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SaberSphere 4/16: Pitchers, Cubs, Red Sox, and Harrison Ford

Here it comes, your daily SaberSphere. We have great stuff from some brilliant BTBS writers including a look into rookies clutch performances, a new metric shedding more light on pitchers, and some news concerning Wrigley Field. The SaberSphere takes you around the Major Leagues, touching down in Miami, Boston, and Louisville, so make sure you remember your frequent flyer number.

Jesse Johnson-US PRESSWIRE

It's Tuesday, and the SaberSphere is busy. Between new metrics allowing us to see which pitchers are most similar and a piece pondering the question of lineup protection. Wrigley Field is set to undergo a makeover, but to what end? Also, let's never forget about the parade of bad calls that we see day-in and day-out in the Major Leagues, does it mean we need replay, or should they be celebrated? Dive into today's SaberSphere, it won't disappoint.

Previously on Beyond the Box Score

I'm proud to be the writer who posts this article on the SaberSphere. Stephen has done a wonderful job, using lots of math and statistical analysis, to create a method for comparing pitchers. He takes different aspects of pitchers into consideration, and mathematically morphs those aspects into a method for discerning which pitchers are most similar to one another.

The Chicago Cubs haven't won the World Series since 1908, and Wrigley Field has served as the home of the Cubs since 1916. Despite the lack of a title on Chicago's north side, the Cubs have decided to renovate the friendly confines. Andrew Ball takes a deeper look into what Cubs fans can expect for the future of their home games.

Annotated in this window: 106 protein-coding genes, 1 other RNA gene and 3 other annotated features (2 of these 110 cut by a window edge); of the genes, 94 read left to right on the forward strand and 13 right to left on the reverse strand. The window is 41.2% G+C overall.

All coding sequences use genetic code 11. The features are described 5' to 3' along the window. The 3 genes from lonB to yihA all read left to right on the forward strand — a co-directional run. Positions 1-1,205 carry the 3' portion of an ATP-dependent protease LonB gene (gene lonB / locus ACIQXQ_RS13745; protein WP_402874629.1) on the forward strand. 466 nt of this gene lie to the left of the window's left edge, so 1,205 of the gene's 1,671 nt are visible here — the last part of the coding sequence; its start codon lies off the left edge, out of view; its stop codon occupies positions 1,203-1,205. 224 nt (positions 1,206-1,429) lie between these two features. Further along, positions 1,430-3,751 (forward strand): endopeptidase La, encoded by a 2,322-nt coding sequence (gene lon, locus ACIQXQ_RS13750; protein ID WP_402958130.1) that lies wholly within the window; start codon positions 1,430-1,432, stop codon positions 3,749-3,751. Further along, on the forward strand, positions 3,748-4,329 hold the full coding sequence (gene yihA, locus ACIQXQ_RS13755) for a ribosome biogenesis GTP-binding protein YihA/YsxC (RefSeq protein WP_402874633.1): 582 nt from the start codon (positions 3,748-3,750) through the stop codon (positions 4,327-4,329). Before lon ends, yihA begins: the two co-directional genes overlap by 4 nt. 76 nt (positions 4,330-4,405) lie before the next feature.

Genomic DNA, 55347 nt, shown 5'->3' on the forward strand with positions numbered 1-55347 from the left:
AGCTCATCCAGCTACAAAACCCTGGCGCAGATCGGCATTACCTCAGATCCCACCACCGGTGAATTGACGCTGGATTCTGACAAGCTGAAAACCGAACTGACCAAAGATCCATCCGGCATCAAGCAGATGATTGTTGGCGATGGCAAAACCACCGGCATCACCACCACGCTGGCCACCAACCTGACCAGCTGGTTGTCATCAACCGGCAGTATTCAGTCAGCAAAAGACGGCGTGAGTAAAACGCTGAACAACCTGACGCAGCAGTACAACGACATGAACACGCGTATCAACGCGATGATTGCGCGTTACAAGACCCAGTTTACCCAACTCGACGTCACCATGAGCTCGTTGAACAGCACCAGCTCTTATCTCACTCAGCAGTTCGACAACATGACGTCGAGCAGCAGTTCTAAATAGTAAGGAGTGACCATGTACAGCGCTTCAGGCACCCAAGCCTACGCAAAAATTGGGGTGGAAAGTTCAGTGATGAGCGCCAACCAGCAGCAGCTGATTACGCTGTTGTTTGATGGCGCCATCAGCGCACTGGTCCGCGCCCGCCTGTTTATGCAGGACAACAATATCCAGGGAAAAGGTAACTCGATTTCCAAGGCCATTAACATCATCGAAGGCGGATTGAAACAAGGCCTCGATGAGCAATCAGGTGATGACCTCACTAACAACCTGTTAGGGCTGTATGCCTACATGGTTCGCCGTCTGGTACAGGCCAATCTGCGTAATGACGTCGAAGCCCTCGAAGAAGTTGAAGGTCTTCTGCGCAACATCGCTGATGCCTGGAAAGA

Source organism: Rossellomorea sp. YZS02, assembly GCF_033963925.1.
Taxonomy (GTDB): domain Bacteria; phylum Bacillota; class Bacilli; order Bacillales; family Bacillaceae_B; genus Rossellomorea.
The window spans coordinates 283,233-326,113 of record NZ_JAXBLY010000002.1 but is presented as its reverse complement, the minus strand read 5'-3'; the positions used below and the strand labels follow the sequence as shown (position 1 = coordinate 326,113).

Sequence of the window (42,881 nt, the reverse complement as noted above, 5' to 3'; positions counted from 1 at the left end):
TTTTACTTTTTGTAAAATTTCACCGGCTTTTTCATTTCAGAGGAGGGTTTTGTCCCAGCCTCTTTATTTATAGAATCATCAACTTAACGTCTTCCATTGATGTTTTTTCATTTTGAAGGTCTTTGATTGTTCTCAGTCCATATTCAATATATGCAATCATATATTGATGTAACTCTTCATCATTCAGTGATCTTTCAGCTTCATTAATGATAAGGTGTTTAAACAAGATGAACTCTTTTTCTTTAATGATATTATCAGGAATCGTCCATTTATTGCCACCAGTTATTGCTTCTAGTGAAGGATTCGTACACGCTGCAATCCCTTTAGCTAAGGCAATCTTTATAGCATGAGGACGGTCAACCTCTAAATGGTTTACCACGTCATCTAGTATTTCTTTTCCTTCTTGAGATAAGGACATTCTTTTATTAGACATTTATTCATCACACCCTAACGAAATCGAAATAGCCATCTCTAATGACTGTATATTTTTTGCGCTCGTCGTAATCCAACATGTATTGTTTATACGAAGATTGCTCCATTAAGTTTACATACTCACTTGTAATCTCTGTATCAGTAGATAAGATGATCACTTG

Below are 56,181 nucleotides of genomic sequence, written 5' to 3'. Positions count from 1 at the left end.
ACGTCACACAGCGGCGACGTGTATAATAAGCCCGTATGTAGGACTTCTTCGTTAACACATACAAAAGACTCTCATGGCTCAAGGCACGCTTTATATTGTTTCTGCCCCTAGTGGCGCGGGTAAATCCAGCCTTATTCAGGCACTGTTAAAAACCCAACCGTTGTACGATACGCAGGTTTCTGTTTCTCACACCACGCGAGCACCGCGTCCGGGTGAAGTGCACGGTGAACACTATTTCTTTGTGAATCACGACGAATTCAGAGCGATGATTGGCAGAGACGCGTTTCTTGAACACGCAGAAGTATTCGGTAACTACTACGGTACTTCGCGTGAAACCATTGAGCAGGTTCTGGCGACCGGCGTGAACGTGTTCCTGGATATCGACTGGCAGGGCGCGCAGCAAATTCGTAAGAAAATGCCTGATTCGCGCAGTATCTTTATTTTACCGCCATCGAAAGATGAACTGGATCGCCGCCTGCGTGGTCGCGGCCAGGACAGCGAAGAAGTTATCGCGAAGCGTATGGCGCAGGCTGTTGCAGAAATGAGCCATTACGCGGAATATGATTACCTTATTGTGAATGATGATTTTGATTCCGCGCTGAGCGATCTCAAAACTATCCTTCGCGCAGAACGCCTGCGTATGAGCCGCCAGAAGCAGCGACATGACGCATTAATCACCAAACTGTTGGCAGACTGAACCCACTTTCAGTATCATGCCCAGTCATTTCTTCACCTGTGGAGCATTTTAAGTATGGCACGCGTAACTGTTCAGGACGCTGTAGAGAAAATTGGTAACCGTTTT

Rookies lack experience, but does mean they aren't clutch? Oftentimes rookies surprise us by getting that big hit in the most important of moments. Chris St. John took the time to deconstruct whether rookies are less or more clutch than the average player.

Around the Sabersphere

The Marlins have thus far performed as many thought they would. The Marlins poor production includes slugger Giancarlo Stanton, who has almost zero protection in the lineup. Miller and Lindbergh join forces to look both at the idea of protection for hitters as well as whether Stanton's struggles can be attributed to said lack of protection.

Baseball fans constantly discuss the need for more instant replay use as well as whether machines should replace umpires. Despite the debate, nothing has changed, but Jeff Sullivan discusses the positives and negatives of missed calls. He comes to a conclusion you may not have expected.

The Reds recently placed ace Johnny Cueto on the disabled list, forcing them to replace him in their rotation. Many have speculated that Tony Cingrani, might replace Cueto during the duration of his DL stint. In the event the Reds call up Cingrani, one of Fangraphs great scouting writers J.D. Sussman discusses Cingrani and his recent success.

Around SB Nation

Just the other day, Clay Buchholz made a statement by coming quite close to throwing his second career no-hitter. Buchholz has had a rocky career, but was his most recent performance indicative of more success? Marc Normandin takes a look into the Red Sox righty.

Rob Neyer recently read a piece calling this era Baseball's golden age. He decides to give his take on this opinion, responding to a few specifics.

Outside the Sabersphere

Last Friday the movie "42" came out, just days prior to Jackie Robinson day in Major League Baseball. In the movie, Harrison Ford plays former Dodgers General Manager Branch Rickey. Ford has played a major role in my childhood, having starred in the "Star Wars" series as well as the great movie "The Fugitive". Alex Pappademas of Grantland takes a look at Ford's illustrious career.